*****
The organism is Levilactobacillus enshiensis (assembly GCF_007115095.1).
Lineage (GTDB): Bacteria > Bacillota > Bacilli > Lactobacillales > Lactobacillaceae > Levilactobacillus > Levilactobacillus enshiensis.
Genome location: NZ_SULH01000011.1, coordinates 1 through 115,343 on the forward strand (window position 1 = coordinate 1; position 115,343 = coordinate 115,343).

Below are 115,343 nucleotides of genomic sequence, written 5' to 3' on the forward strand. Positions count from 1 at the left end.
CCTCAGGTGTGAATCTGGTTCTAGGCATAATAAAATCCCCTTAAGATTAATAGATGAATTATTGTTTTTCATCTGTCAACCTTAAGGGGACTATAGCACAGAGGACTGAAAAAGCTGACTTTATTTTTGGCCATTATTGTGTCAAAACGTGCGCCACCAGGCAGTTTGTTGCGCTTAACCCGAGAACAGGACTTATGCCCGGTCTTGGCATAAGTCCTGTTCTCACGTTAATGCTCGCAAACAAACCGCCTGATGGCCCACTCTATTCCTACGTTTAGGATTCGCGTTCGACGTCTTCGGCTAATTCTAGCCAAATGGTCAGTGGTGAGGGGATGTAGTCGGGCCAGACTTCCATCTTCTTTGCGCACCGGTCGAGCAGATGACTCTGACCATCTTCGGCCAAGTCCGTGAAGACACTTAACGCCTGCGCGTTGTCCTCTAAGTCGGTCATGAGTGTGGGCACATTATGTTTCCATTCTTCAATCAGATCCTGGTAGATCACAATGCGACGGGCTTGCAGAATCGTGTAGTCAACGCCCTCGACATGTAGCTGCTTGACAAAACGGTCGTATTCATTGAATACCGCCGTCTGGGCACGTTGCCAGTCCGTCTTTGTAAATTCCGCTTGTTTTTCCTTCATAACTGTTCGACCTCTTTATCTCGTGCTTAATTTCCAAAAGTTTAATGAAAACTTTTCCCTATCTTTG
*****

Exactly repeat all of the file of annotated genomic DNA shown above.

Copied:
The organism is Levilactobacillus enshiensis (assembly GCF_007115095.1).
Lineage (GTDB): Bacteria > Bacillota > Bacilli > Lactobacillales > Lactobacillaceae > Levilactobacillus > Levilactobacillus enshiensis.
Genome location: NZ_SULH01000011.1, coordinates 1 through 115,343 on the forward strand (window position 1 = coordinate 1; position 115,343 = coordinate 115,343).

Below are 115,343 nucleotides of genomic sequence, written 5' to 3' on the forward strand. Positions count from 1 at the left end.
CCTCAGGTGTGAATCTGGTTCTAGGCATAATAAAATCCCCTTAAGATTAATAGATGAATTATTGTTTTTCATCTGTCAACCTTAAGGGGACTATAGCACAGAGGACTGAAAAAGCTGACTTTATTTTTGGCCATTATTGTGTCAAAACGTGCGCCACCAGGCAGTTTGTTGCGCTTAACCCGAGAACAGGACTTATGCCCGGTCTTGGCATAAGTCCTGTTCTCACGTTAATGCTCGCAAACAAACCGCCTGATGGCCCACTCTATTCCTACGTTTAGGATTCGCGTTCGACGTCTTCGGCTAATTCTAGCCAAATGGTCAGTGGTGAGGGGATGTAGTCGGGCCAGACTTCCATCTTCTTTGCGCACCGGTCGAGCAGATGACTCTGACCATCTTCGGCCAAGTCCGTGAAGACACTTAACGCCTGCGCGTTGTCCTCTAAGTCGGTCATGAGTGTGGGCACATTATGTTTCCATTCTTCAATCAGATCCTGGTAGATCACAATGCGACGGGCTTGCAGAATCGTGTAGTCAACGCCCTCGACATGTAGCTGCTTGACAAAACGGTCGTATTCATTGAATACCGCCGTCTGGGCACGTTGCCAGTCCGTCTTTGTAAATTCCGCTTGTTTTTCCTTCATAACTGTTCGACCTCTTTATCTCGTGCTTAATTTCCAAAAGTTTAATGAAAACTTTTCCCTATCTTTG